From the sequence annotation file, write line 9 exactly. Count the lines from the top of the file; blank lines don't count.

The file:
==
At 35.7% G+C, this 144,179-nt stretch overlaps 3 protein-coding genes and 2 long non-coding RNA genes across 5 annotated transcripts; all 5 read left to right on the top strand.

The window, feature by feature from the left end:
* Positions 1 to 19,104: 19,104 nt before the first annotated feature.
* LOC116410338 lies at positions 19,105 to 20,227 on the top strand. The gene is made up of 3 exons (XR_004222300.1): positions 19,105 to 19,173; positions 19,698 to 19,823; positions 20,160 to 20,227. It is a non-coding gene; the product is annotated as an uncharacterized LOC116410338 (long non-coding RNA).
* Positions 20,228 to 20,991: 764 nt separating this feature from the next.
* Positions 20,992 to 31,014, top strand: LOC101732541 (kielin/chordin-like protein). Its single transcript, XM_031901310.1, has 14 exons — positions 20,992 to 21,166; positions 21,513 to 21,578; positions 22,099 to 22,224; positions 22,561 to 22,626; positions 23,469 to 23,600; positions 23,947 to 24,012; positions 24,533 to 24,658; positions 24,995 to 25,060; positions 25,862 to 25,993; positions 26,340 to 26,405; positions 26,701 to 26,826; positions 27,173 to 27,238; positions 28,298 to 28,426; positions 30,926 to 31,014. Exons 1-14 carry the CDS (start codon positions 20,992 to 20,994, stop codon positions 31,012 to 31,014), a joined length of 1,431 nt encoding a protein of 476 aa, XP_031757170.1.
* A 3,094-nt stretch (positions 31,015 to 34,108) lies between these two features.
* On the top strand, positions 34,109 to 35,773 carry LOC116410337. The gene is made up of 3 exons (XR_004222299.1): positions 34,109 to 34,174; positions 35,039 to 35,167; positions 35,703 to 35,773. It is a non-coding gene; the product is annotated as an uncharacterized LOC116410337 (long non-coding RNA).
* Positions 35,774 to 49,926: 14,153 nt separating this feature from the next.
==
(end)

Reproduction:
* Positions 35,774 to 49,926: 14,153 nt separating this feature from the next.